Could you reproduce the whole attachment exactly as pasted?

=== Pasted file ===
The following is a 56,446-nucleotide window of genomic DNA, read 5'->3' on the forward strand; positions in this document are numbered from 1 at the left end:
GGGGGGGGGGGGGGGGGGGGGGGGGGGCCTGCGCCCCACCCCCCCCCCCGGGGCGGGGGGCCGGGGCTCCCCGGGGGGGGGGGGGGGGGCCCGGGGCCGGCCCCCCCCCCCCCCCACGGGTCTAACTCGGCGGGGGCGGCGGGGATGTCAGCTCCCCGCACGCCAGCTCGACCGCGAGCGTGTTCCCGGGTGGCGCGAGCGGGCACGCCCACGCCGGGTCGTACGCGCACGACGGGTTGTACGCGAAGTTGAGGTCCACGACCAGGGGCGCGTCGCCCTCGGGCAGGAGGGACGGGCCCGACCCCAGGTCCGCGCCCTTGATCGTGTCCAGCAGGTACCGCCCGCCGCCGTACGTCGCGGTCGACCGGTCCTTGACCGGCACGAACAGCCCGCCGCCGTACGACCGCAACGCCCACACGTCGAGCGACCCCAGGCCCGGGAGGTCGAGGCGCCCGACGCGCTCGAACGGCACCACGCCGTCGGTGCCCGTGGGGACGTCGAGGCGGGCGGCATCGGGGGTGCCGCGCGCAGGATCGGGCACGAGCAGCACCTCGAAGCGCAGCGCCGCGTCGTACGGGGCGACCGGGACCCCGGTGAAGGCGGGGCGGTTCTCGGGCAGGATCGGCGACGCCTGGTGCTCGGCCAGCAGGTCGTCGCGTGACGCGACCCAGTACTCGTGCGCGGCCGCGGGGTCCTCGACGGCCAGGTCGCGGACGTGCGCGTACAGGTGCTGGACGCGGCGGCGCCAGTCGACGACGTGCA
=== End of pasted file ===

The following is a 56,446-nucleotide window of genomic DNA, read 5'->3' on the forward strand; positions in this document are numbered from 1 at the left end:
GGGGGGGGGGGGGGGGGGGGGGGGGGGCCTGCGCCCCACCCCCCCCCCCGGGGCGGGGGGCCGGGGCTCCCCGGGGGGGGGGGGGGGGGCCCGGGGCCGGCCCCCCCCCCCCCCCACGGGTCTAACTCGGCGGGGGCGGCGGGGATGTCAGCTCCCCGCACGCCAGCTCGACCGCGAGCGTGTTCCCGGGTGGCGCGAGCGGGCACGCCCACGCCGGGTCGTACGCGCACGACGGGTTGTACGCGAAGTTGAGGTCCACGACCAGGGGCGCGTCGCCCTCGGGCAGGAGGGACGGGCCCGACCCCAGGTCCGCGCCCTTGATCGTGTCCAGCAGGTACCGCCCGCCGCCGTACGTCGCGGTCGACCGGTCCTTGACCGGCACGAACAGCCCGCCGCCGTACGACCGCAACGCCCACACGTCGAGCGACCCCAGGCCCGGGAGGTCGAGGCGCCCGACGCGCTCGAACGGCACCACGCCGTCGGTGCCCGTGGGGACGTCGAGGCGGGCGGCATCGGGGGTGCCGCGCGCAGGATCGGGCACGAGCAGCACCTCGAAGCGCAGCGCCGCGTCGTACGGGGCGACCGGGACCCCGGTGAAGGCGGGGCGGTTCTCGGGCAGGATCGGCGACGCCTGGTGCTCGGCCAGCAGGTCGTCGCGTGACGCGACCCAGTACTCGTGCGCGGCCGCGGGGTCCTCGACGGCCAGGTCGCGGACGTGCGCGTACAGGTGCTGGACGCGGCGGCGCCAGTCGACGACGTGCA